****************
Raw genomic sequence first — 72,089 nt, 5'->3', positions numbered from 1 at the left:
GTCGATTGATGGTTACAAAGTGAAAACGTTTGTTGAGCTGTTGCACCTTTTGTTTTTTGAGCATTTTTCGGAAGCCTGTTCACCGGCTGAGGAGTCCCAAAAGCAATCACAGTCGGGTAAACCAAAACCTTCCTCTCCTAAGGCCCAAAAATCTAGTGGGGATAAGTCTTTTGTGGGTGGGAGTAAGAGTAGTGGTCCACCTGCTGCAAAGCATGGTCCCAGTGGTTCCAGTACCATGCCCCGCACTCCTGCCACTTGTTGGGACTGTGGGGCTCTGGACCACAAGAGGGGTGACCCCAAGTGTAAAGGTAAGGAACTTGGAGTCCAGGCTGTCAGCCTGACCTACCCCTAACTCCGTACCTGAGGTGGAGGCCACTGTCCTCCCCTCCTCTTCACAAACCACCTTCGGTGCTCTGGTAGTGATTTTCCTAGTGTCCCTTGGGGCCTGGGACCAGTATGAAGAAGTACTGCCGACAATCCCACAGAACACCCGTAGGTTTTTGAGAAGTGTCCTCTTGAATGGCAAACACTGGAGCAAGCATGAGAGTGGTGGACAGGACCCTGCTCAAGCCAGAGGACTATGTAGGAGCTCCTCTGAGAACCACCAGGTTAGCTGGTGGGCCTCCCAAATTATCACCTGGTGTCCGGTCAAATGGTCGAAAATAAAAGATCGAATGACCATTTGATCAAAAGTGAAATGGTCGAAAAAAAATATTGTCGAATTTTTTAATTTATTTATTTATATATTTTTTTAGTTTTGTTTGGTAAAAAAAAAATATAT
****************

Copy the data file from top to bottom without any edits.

Raw genomic sequence first — 72,089 nt, 5'->3', positions numbered from 1 at the left:
GTCGATTGATGGTTACAAAGTGAAAACGTTTGTTGAGCTGTTGCACCTTTTGTTTTTTGAGCATTTTTCGGAAGCCTGTTCACCGGCTGAGGAGTCCCAAAAGCAATCACAGTCGGGTAAACCAAAACCTTCCTCTCCTAAGGCCCAAAAATCTAGTGGGGATAAGTCTTTTGTGGGTGGGAGTAAGAGTAGTGGTCCACCTGCTGCAAAGCATGGTCCCAGTGGTTCCAGTACCATGCCCCGCACTCCTGCCACTTGTTGGGACTGTGGGGCTCTGGACCACAAGAGGGGTGACCCCAAGTGTAAAGGTAAGGAACTTGGAGTCCAGGCTGTCAGCCTGACCTACCCCTAACTCCGTACCTGAGGTGGAGGCCACTGTCCTCCCCTCCTCTTCACAAACCACCTTCGGTGCTCTGGTAGTGATTTTCCTAGTGTCCCTTGGGGCCTGGGACCAGTATGAAGAAGTACTGCCGACAATCCCACAGAACACCCGTAGGTTTTTGAGAAGTGTCCTCTTGAATGGCAAACACTGGAGCAAGCATGAGAGTGGTGGACAGGACCCTGCTCAAGCCAGAGGACTATGTAGGAGCTCCTCTGAGAACCACCAGGTTAGCTGGTGGGCCTCCCAAATTATCACCTGGTGTCCGGTCAAATGGTCGAAAATAAAAGATCGAATGACCATTTGATCAAAAGTGAAATGGTCGAAAAAAAATATTGTCGAATTTTTTAATTTATTTATTTATATATTTTTTTAGTTTTGTTTGGTAAAAAAAAAATATAT